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why do sperm cells have many mitochondria

Eggs (ova) and sperm have half the number of chromosome One of the rod shaped bodies found in the nucleus of cells that contain genetic information (DNA). of normal body cells. They are called
haploid cells rather than diploid An organism or cell that contains two copies of each chromosome. cells. A single egg cell is called an ovum. Collectively, eggs and sperm are called gametes or sex cells. When fertilisation occurs, an egg (ovum) and a sperm fuse to form a zygote. Eggs and sperm have several important adaptations linked to their structure. An egg cell (ovum) is one of the largest cells in the human body and can just be seen without using a microscope. Each egg cell has a haploid nucleus - containing only half the number of chromosomes of a normal cell nucleus.


It has a large cytoplasm which contains the nutrients and mitochondria Structures in the cytoplasm of all cells where respiration takes place (singular is mitochondrion). needed for mitosis (cell division) after fertilisation. And each egg has a special cell membrane which only allows one sperm to fertilise it. Each sperm cell also has a haploid nucleus. It has a tail (for motility The ability to move from one place to another. ) which propels it through the cervix In a human, the cervix is the neck of the womb, where the vagina joins the uterus. , uterus Also known as a womb.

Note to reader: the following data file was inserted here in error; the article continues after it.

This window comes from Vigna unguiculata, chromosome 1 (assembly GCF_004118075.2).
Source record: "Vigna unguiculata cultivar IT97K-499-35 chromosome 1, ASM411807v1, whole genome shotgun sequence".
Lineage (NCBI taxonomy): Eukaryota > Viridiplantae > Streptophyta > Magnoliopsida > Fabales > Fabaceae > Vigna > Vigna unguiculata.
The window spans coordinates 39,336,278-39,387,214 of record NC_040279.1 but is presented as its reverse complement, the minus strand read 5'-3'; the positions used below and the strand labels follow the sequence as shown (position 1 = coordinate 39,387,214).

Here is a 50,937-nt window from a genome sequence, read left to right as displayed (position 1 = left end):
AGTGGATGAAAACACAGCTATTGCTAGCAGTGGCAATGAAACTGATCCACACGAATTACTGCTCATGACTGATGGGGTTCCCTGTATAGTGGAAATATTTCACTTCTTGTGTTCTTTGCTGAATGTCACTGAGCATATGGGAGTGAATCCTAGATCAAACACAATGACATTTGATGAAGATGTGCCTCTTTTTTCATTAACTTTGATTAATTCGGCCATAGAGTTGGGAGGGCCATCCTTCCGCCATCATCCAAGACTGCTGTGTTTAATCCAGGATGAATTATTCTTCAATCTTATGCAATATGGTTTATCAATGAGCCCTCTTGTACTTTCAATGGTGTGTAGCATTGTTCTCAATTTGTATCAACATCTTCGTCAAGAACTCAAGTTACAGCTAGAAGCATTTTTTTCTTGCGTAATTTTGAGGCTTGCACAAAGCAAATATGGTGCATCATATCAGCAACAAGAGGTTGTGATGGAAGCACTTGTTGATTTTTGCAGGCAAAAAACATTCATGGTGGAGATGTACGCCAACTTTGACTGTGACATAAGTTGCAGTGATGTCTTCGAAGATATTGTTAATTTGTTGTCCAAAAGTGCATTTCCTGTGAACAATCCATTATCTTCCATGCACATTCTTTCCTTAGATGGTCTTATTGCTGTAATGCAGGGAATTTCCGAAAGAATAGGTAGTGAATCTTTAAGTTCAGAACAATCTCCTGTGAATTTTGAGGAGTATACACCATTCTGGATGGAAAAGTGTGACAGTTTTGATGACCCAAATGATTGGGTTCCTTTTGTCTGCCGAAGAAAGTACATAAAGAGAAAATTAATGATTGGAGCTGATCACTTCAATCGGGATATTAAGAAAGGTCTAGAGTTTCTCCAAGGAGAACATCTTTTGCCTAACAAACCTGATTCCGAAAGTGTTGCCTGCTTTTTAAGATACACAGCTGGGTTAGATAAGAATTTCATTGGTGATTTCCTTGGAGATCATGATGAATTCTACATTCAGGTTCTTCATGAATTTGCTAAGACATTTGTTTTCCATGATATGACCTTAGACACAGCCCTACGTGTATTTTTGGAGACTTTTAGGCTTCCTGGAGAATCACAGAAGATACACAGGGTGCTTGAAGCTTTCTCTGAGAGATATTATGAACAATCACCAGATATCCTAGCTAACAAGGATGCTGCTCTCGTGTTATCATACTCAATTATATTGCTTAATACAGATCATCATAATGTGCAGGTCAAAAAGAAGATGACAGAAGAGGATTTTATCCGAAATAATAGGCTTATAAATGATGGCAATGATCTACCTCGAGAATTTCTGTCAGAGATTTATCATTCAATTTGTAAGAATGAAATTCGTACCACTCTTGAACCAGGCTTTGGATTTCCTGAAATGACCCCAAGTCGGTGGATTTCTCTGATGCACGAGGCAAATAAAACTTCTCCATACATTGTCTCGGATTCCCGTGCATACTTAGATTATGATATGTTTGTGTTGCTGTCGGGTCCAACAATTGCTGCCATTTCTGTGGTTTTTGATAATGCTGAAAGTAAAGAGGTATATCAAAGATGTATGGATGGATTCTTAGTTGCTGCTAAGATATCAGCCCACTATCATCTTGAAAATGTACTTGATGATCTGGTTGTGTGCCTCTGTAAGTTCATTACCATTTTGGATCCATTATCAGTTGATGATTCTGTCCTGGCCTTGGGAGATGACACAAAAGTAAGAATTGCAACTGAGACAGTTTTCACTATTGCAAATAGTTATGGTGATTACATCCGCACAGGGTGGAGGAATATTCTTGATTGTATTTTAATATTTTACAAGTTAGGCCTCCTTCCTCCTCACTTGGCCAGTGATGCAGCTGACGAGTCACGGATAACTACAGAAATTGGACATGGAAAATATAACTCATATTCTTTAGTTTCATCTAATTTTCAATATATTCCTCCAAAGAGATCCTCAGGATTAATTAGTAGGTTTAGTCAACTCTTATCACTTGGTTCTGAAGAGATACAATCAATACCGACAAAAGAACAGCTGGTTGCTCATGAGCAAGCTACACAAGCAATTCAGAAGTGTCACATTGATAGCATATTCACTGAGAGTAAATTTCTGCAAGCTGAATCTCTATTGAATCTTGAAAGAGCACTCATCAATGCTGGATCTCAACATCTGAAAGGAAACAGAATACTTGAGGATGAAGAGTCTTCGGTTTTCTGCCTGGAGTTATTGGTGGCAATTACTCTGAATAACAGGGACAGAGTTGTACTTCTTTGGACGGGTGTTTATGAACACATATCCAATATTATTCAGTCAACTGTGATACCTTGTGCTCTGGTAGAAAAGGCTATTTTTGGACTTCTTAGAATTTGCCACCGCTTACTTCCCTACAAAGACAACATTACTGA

This is where the fertilised egg (ovum) develops. and fallopian tube The tube leading from the ovary to the uterus. towards the egg. And each one has many mitochondria (where respiration Chemical change that takes place inside living cells, which uses glucose and oxygen to produce the energy organisms need to live. Carbon dioxide is a by-product of respiration. occurs) to release the energy needed for its journey. Sperm cells also have special enzyme Proteins which catalyse or speed up chemical reactions inside our bodies. Enzymes are a vital in chemical digestion of food in the gut. , called acrosomes, which allow them to break through the cell membrane of the egg.


The answer there would be C. Sperm only need a certain amount of mitochondria, but they happen to have a huge excess. The reason is obvious once you think. The answer there would be C. Sperm only need a certain amount of mitochondria, but they happen to have a huge excess. The reason is obvious once you think about it. The sperm with mutated genes for an excess in mitochondria would be able to produce more ATP (energy) than it s normal brothers, and so would be more likely the one to reach the egg and pass on its excess mitochondria genes. It s a massive race. Only the fastest survive, so they have as many mitochondria as they can fit.

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